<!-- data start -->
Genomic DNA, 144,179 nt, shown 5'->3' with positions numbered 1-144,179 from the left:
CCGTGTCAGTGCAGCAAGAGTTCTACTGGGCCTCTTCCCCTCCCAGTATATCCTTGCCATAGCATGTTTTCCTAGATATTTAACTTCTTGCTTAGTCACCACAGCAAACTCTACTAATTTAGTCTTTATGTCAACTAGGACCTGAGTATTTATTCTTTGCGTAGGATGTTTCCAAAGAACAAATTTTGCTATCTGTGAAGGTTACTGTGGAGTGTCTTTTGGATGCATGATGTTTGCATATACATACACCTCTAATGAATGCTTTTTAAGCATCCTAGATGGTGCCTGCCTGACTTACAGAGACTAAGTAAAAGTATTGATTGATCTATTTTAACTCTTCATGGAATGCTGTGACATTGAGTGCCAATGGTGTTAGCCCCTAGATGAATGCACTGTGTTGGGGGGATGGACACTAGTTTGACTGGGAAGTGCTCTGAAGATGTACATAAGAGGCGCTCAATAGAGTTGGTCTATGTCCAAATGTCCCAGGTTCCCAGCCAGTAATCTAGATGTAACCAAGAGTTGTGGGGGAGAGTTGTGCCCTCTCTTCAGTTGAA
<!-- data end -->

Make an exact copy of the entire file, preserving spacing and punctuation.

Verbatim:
Genomic DNA, 144,179 nt, shown 5'->3' with positions numbered 1-144,179 from the left:
CCGTGTCAGTGCAGCAAGAGTTCTACTGGGCCTCTTCCCCTCCCAGTATATCCTTGCCATAGCATGTTTTCCTAGATATTTAACTTCTTGCTTAGTCACCACAGCAAACTCTACTAATTTAGTCTTTATGTCAACTAGGACCTGAGTATTTATTCTTTGCGTAGGATGTTTCCAAAGAACAAATTTTGCTATCTGTGAAGGTTACTGTGGAGTGTCTTTTGGATGCATGATGTTTGCATATACATACACCTCTAATGAATGCTTTTTAAGCATCCTAGATGGTGCCTGCCTGACTTACAGAGACTAAGTAAAAGTATTGATTGATCTATTTTAACTCTTCATGGAATGCTGTGACATTGAGTGCCAATGGTGTTAGCCCCTAGATGAATGCACTGTGTTGGGGGGATGGACACTAGTTTGACTGGGAAGTGCTCTGAAGATGTACATAAGAGGCGCTCAATAGAGTTGGTCTATGTCCAAATGTCCCAGGTTCCCAGCCAGTAATCTAGATGTAACCAAGAGTTGTGGGGGAGAGTTGTGCCCTCTCTTCAGTTGAA